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Stuff of Legends   Print

by Denise Sheppard
Rocktropolis website
May 16, 1998

The Over- the- Hillith Fair?
Monsters of Mumbling tour?

Call it what you will, but a concert bill comprised of Bob Dylan, Joni Mitchell, and Van Morrison is the stuff of legends, truly. Thursday (May 14) night's kickoff to the trio's West Coast seven- date tour took place in Vancouver at General Motors Place, where a sold-out crowd spent the night basking in the revelry of their own history.

Morrison was the first to take the stage, and take it he did. Looking like a long-lost Blues Brother in his black suit, fedora, and dark sunglasses, Morrison was surrounded by a crack eight- piece band (including congas, horns, and a Hammond organ) who played an Apollo Theatre- inspired set of tunes. The heat turned up a few songs into his set when he pulled out the familiar "Domino," and continued as he kept the floor- seat fans on their feet through a soulful set of favorites including "Jackie Wilson Said," "Tupelo Honey," "Cypress Avenue," and a straight- outta- Detroit reworking of James Brown's "It's a Man's, Man's, Man's World."

Perhaps Morrison's hungry set was a hard one to follow, but Mitchell's performance provided the equally opposite emotional reaction. Her 75-minute set was textually and musically slick, emotionally flat, and sadly self-serving in terms of song selection. Beginning with a jazzy take on "Night Ride Home," Mitchell and her three-piece band maintained that same monotone level throughout the night. Her set -- which included three new songs from her upcoming Taming the Tiger release -- left fans hungry for anything familiar, as they were only barely satiated by reworked versions of "Hejira" and her encore, "Big Yellow Taxi." Ironic, indeed, that the woman who inspired so many of today's female chart- dominators would herself be the least inspiring on the bill.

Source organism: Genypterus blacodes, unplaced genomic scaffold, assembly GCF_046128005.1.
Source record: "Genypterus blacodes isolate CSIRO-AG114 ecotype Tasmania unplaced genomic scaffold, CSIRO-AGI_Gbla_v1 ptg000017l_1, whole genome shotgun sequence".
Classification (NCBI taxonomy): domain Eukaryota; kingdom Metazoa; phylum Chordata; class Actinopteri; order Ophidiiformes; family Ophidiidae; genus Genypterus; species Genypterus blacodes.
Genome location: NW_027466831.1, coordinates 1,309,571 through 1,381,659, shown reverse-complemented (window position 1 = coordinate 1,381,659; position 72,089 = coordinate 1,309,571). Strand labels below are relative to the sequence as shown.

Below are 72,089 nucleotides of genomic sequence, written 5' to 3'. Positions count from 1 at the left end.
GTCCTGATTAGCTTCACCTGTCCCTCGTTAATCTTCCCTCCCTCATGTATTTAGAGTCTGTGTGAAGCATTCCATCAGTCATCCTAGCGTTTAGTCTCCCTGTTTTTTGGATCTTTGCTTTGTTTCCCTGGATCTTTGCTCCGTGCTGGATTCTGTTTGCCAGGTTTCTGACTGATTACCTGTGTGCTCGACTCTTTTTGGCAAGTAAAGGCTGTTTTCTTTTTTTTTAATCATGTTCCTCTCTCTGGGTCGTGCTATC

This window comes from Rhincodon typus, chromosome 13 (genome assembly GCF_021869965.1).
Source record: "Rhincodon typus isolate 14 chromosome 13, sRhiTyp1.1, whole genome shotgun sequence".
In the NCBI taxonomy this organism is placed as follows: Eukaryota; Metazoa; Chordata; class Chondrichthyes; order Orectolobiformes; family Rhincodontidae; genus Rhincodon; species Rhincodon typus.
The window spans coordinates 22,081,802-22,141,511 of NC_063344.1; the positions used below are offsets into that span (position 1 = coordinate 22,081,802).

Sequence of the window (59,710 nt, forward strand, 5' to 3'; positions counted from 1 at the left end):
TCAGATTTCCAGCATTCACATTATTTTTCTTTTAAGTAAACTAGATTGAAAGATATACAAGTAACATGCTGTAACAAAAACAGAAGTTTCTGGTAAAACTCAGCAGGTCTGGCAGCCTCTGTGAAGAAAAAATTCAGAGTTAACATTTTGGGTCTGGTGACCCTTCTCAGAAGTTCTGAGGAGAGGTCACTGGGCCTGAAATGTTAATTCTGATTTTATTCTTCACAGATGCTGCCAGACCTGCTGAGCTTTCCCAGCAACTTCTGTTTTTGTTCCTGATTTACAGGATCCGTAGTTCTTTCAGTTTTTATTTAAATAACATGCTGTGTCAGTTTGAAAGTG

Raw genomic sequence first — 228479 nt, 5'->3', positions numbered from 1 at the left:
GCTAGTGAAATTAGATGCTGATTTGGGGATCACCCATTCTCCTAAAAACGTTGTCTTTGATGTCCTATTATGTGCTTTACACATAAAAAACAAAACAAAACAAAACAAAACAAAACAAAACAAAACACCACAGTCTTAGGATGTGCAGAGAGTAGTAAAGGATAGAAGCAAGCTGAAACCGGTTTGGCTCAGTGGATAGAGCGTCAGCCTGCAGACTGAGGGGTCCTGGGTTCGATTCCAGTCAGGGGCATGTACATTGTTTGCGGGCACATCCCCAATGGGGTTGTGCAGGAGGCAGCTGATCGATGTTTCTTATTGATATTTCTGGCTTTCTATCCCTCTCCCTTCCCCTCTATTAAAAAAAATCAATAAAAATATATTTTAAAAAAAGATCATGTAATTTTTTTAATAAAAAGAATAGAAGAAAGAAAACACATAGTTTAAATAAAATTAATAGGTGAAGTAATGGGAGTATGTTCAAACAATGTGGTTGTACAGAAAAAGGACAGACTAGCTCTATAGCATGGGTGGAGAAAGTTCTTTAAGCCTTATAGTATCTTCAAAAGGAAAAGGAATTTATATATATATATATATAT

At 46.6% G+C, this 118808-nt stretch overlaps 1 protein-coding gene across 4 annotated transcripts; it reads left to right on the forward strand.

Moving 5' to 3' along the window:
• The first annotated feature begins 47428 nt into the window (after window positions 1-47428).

Third up -- and most warmly received -- was Dylan, who gave to the audience as much as they gave to him. Whether it was his near- death heart ailment last year or time spent performing for the Pope, Dylan was a changed man. Attentive and occasionally downright joyful during his 75-minute set, Dylan played not just to the crowd, but for them. It was not quite as spectacular as his inspired 90-minute Vancouver club show the night before at Rage, but many of the same qualities were there -- from Presley- inspired shimmying to broad smiles during sassy guitar solos -- as Dylan played a host of hits with emotion, attention, and care. Kicking off his set with "Absolutely Sweet Marie," the audience was respectful but not riotous until halfway through Dylan's set, when he pulled out hit after hit to the cheering crowd. Five in a row happened like this: "Mr. Tambourine Man," "Tangled Up in Blue," "Stuck Inside of Mobile with the Memphis Blues Again," "I Shall Be Released," and "Highway 61 Revisited," each true -- but not identical -- to form. Indeed, Dylan's set was not the exhausted one of the recent past, but rather an exalted performance likely to be remembered for years to come.

 

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